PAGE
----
Why listening will make you a better communicator

Dec 15, 2022

Text: Brian OliverSmith Photo: 

A busy CEO was in the early stages of the largest round of financing her company had ever done.  She was flying into a regional airport a few states away to meet with a Super Angel, who was very interested in making a sizable investment in the company to lead the round. 

The CEO had already looked up where he was located and saw that his ranch was about 30 minutes from the small airport and timed her travel appropriately to make it there with plenty of time. Well, as luck in financing rounds would have it, the route to his ranch was closer to 45-50 minutes away.

No worries, in college, her friends called her Maria Andretti, so she knew with some hard driving she would be there in fine time. 

However, she soon realized after pulling from the rental lot that this region had no mobile data, zippo, nada, so mobile directions might be hard. Ugh. 

She started out towards his ranch based on the info she had saved and was flying down a country road when she started to doubt herself and direction.

Her coach always told her that going faster and harder in the wrong direction always gets you nowhere faster. Up ahead she saw a young preteen walking his bike along the road, so she slowed down and stopped opposite of him and rolled down her window.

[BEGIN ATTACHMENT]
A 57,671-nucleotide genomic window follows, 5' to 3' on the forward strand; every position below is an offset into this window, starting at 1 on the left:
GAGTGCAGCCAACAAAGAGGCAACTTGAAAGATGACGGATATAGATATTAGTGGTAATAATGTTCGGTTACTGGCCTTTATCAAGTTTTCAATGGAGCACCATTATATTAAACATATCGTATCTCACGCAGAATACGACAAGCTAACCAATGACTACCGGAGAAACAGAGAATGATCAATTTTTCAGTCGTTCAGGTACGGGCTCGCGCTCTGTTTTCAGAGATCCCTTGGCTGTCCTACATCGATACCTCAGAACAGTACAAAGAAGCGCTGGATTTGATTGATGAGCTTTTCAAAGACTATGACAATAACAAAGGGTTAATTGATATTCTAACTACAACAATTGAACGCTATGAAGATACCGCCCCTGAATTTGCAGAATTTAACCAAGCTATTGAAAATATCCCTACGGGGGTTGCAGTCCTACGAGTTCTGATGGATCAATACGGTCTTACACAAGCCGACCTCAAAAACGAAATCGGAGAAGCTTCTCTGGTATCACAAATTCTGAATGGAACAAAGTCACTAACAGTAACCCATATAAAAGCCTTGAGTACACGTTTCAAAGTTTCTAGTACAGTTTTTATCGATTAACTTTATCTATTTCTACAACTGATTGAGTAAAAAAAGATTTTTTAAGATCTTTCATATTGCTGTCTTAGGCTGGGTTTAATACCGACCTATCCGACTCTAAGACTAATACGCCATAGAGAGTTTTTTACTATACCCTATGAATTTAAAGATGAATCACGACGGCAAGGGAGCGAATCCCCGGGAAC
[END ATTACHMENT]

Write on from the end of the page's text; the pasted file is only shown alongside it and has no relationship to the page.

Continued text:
“Excuse me, young man, is this the correct direction to the Flying J ranch?”  Just then her text messaging chimed, and she looked down at it as the young man started to answer.

“Yes maam, it is, but, the ….”

“Great” she said, and zipped off, having confidently confirmed she is going the right way.

About 2 miles down the road, she completely missed the small detour sign, as she was texting with her assistant, but, luckily,y she saw the orange barriers ahead and slammed on her brakes such that she ended up about 20 years away from dropping down 8 feet into the muddy creek bed.  What she completely missed as she zipped away from the young lad was the second part of his sentence, “Yes maam, it is, but the bridge over Muddy Creek is out so be sure to grab the detour in about 2 miles.”  She wasn’t actively listening.

Active listening is a communication skill that is insanely powerful and essential in growing a company and building relationships.  It is often defined by what we don’t do as much as what we do in conversations with others.  This CEO wasn’t actively listening so let’s pull it apart a bit to help you understand what this skill is and how to practice it.